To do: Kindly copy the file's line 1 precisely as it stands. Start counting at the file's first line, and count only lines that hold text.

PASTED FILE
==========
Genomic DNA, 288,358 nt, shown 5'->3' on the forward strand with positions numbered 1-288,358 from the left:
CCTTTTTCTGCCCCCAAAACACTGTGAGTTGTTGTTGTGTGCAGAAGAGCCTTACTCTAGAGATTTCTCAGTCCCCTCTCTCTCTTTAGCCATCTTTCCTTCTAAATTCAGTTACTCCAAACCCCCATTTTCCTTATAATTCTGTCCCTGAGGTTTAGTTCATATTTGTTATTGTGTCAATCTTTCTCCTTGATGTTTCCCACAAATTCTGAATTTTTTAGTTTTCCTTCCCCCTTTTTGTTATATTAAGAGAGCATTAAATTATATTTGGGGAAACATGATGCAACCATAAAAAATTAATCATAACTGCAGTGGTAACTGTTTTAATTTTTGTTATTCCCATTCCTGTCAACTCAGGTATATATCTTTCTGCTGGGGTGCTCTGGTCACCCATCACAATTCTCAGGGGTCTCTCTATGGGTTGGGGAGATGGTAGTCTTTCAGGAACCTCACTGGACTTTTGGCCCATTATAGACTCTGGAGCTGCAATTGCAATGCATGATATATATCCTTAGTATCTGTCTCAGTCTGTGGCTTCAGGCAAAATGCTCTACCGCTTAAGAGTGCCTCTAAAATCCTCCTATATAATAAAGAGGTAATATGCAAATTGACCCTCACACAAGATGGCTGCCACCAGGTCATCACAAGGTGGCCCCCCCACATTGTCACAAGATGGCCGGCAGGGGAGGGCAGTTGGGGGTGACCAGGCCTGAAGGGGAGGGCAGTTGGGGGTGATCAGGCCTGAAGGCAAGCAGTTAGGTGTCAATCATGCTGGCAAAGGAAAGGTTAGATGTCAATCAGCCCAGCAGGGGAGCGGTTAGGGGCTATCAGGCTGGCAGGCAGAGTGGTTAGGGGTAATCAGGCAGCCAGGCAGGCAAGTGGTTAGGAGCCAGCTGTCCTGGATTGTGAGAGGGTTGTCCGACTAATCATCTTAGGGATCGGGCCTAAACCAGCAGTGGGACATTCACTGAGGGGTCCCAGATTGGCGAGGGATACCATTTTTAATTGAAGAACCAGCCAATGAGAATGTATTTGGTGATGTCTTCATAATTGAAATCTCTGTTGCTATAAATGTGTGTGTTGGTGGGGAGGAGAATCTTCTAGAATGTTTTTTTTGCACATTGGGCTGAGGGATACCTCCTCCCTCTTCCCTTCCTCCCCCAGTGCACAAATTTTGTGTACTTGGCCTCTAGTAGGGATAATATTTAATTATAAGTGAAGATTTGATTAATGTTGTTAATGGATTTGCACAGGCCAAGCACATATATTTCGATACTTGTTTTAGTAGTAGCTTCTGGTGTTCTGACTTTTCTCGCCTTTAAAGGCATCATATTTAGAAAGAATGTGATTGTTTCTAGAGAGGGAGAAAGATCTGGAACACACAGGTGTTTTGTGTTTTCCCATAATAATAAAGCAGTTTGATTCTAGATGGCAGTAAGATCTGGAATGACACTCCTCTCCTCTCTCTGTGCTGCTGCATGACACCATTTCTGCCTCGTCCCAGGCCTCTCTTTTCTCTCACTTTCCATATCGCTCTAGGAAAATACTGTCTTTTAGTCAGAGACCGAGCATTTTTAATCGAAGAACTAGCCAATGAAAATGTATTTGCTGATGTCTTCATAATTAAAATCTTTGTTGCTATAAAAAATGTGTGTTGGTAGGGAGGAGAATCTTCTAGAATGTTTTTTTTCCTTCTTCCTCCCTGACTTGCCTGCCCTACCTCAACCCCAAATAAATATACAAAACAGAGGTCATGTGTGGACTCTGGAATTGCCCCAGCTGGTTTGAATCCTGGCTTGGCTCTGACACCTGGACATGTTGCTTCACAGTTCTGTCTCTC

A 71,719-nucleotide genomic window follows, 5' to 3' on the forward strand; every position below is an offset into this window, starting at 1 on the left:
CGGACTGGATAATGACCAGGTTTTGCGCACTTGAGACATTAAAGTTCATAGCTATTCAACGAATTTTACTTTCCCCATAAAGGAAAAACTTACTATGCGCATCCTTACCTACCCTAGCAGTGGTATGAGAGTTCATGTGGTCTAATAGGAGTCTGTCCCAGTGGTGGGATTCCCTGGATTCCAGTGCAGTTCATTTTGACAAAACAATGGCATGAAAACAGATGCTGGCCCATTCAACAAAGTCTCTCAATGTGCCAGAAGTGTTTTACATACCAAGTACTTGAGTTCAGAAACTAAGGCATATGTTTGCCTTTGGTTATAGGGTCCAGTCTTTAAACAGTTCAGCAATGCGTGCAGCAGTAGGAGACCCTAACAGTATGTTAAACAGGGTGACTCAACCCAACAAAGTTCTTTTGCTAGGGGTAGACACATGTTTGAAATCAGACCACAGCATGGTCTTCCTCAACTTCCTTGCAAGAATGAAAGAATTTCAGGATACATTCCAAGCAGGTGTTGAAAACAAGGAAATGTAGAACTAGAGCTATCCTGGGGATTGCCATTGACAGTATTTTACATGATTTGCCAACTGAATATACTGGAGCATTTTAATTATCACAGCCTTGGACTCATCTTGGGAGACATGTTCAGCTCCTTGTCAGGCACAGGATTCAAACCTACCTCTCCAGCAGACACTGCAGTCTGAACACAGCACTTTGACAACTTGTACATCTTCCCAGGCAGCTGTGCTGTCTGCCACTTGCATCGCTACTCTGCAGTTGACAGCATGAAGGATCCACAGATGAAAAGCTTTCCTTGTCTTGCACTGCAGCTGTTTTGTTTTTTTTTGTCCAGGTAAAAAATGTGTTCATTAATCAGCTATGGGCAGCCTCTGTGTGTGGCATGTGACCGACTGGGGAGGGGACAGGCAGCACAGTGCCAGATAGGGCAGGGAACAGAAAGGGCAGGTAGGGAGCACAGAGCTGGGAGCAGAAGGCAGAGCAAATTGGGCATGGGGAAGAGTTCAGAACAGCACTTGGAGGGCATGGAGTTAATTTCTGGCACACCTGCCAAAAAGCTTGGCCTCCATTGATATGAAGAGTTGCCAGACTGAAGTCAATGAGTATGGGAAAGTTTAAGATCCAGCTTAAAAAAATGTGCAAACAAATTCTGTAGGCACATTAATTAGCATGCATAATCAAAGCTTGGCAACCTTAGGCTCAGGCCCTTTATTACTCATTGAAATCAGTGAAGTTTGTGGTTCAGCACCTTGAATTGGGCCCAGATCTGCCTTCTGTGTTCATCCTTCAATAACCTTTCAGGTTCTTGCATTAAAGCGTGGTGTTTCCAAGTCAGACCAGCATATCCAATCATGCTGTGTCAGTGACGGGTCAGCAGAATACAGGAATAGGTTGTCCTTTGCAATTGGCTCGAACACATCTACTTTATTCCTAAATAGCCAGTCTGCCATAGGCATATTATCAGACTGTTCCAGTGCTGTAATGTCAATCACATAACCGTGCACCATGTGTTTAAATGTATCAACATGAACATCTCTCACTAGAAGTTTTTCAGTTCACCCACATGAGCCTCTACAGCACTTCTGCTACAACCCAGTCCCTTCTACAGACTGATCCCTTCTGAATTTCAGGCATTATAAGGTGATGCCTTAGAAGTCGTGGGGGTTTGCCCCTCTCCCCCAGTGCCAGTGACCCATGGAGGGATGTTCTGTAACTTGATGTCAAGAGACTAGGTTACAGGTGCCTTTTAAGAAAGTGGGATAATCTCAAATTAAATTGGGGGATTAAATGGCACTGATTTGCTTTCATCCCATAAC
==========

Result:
Genomic DNA, 288,358 nt, shown 5'->3' on the forward strand with positions numbered 1-288,358 from the left: